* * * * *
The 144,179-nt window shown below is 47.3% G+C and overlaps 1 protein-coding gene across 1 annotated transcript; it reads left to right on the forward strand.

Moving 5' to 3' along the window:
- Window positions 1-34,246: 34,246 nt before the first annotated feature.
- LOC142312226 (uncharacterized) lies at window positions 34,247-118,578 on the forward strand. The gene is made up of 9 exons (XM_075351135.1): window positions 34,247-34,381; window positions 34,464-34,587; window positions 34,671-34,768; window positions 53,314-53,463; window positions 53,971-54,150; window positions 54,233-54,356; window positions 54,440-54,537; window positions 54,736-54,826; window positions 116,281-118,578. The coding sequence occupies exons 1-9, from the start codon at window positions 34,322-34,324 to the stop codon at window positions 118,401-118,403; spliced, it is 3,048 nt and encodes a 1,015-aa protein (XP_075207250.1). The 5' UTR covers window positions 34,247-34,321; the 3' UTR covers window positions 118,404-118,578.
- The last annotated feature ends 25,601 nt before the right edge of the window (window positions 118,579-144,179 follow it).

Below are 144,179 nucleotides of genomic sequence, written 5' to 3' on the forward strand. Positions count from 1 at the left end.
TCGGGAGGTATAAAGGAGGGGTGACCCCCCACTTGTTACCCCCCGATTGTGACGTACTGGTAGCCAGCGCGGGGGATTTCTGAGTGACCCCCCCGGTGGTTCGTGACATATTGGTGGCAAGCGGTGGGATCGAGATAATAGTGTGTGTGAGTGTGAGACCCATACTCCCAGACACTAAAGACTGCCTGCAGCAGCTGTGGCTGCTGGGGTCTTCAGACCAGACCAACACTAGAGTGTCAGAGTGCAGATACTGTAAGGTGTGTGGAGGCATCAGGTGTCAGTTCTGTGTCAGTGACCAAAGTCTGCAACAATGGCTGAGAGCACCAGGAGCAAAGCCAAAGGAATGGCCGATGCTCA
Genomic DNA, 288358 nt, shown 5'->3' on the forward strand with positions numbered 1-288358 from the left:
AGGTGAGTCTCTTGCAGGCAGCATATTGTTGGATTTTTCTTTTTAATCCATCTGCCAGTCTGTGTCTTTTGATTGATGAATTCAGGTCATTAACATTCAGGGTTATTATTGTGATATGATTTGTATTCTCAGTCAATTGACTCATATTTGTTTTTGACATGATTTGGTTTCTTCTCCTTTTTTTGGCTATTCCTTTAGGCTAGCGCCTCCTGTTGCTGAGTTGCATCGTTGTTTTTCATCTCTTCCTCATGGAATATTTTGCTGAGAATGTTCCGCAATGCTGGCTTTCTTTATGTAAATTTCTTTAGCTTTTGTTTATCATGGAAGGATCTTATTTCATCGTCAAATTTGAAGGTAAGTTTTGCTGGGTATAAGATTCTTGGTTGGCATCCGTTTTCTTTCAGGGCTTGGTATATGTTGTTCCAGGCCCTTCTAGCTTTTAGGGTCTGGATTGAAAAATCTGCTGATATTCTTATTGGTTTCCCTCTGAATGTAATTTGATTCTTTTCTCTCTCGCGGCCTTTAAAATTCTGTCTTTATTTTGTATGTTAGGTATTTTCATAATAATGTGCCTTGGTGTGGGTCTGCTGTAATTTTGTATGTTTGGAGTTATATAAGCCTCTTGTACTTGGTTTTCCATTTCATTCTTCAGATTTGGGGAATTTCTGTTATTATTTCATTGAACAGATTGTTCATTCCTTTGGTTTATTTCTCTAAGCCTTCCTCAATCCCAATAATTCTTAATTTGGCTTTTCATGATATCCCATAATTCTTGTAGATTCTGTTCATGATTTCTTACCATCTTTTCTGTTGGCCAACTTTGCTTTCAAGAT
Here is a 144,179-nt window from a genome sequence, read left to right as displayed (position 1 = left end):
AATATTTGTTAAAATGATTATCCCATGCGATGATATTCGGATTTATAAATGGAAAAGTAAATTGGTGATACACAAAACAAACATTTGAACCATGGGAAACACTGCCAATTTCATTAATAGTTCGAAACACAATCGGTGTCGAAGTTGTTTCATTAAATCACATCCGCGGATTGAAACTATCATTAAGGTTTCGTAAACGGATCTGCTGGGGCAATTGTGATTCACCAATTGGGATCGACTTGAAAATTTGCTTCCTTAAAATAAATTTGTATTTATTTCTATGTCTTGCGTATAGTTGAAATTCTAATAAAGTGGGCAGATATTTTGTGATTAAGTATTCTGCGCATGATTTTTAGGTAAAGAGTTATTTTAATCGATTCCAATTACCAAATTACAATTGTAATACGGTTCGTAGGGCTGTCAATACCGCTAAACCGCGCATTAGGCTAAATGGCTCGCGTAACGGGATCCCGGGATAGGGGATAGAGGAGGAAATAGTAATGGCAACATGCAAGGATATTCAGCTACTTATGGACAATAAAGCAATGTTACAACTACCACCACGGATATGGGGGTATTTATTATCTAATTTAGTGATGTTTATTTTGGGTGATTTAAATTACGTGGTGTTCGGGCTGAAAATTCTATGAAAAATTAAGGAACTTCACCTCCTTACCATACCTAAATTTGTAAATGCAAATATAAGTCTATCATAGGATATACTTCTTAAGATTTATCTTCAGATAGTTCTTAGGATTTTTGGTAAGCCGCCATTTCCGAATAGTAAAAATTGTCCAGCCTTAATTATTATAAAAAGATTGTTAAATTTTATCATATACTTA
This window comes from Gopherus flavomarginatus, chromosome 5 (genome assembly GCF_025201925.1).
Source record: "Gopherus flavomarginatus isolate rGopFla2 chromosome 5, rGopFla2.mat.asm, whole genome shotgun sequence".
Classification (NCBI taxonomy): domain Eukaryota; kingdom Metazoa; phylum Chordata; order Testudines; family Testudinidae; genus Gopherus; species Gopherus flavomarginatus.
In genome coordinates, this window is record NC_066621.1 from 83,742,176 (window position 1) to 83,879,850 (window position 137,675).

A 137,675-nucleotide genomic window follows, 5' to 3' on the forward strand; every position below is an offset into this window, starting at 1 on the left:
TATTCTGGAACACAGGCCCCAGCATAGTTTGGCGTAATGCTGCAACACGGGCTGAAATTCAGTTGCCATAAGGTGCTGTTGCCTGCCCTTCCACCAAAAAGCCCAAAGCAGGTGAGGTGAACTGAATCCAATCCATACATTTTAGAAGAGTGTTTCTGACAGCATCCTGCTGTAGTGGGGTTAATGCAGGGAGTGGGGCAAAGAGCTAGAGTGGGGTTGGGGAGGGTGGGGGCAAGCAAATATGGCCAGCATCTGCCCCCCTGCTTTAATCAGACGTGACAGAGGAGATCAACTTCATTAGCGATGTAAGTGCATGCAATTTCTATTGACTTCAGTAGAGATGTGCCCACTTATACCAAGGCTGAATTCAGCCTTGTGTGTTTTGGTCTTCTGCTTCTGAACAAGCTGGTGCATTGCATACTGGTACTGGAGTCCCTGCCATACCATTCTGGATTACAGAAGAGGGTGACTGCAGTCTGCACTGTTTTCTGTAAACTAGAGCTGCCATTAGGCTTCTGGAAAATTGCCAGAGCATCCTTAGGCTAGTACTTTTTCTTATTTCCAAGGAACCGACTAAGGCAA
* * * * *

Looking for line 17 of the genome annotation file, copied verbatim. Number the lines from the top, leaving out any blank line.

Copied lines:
TATTCTGGAACACAGGCCCCAGCATAGTTTGGCGTAATGCTGCAACACGGGCTGAAATTCAGTTGCCATAAGGTGCTGTTGCCTGCCCTTCCACCAAAAAGCCCAAAGCAGGTGAGGTGAACTGAATCCAATCCATACATTTTAGAAGAGTGTTTCTGACAGCATCCTGCTGTAGTGGGGTTAATGCAGGGAGTGGGGCAAAGAGCTAGAGTGGGGTTGGGGAGGGTGGGGGCAAGCAAATATGGCCAGCATCTGCCCCCCTGCTTTAATCAGACGTGACAGAGGAGATCAACTTCATTAGCGATGTAAGTGCATGCAATTTCTATTGACTTCAGTAGAGATGTGCCCACTTATACCAAGGCTGAATTCAGCCTTGTGTGTTTTGGTCTTCTGCTTCTGAACAAGCTGGTGCATTGCATACTGGTACTGGAGTCCCTGCCATACCATTCTGGATTACAGAAGAGGGTGACTGCAGTCTGCACTGTTTTCTGTAAACTAGAGCTGCCATTAGGCTTCTGGAAAATTGCCAGAGCATCCTTAGGCTAGTACTTTTTCTTATTTCCAAGGAACCGACTAAGGCAA